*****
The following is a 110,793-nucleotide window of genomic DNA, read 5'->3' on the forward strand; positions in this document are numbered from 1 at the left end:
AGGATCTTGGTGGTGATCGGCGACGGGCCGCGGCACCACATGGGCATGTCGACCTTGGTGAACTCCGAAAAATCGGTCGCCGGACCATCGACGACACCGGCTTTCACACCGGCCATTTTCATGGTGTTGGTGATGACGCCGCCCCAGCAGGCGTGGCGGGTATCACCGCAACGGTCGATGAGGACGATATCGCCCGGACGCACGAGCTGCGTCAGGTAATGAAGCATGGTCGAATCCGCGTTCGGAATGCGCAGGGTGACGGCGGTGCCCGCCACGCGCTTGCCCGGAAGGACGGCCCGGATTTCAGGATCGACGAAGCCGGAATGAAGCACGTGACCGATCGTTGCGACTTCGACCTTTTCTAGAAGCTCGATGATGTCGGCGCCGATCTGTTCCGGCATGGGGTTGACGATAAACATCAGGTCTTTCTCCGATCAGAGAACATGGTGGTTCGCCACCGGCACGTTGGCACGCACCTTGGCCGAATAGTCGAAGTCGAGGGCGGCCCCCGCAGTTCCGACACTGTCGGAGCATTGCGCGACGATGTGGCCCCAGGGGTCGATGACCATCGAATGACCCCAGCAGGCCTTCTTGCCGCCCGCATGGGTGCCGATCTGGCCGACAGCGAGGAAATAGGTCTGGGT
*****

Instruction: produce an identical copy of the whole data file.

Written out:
The following is a 110,793-nucleotide window of genomic DNA, read 5'->3' on the forward strand; positions in this document are numbered from 1 at the left end:
AGGATCTTGGTGGTGATCGGCGACGGGCCGCGGCACCACATGGGCATGTCGACCTTGGTGAACTCCGAAAAATCGGTCGCCGGACCATCGACGACACCGGCTTTCACACCGGCCATTTTCATGGTGTTGGTGATGACGCCGCCCCAGCAGGCGTGGCGGGTATCACCGCAACGGTCGATGAGGACGATATCGCCCGGACGCACGAGCTGCGTCAGGTAATGAAGCATGGTCGAATCCGCGTTCGGAATGCGCAGGGTGACGGCGGTGCCCGCCACGCGCTTGCCCGGAAGGACGGCCCGGATTTCAGGATCGACGAAGCCGGAATGAAGCACGTGACCGATCGTTGCGACTTCGACCTTTTCTAGAAGCTCGATGATGTCGGCGCCGATCTGTTCCGGCATGGGGTTGACGATAAACATCAGGTCTTTCTCCGATCAGAGAACATGGTGGTTCGCCACCGGCACGTTGGCACGCACCTTGGCCGAATAGTCGAAGTCGAGGGCGGCCCCCGCAGTTCCGACACTGTCGGAGCATTGCGCGACGATGTGGCCCCAGGGGTCGATGACCATCGAATGACCCCAGCAGGCCTTCTTGCCGCCCGCATGGGTGCCGATCTGGCCGACAGCGAGGAAATAGGTCTGGGT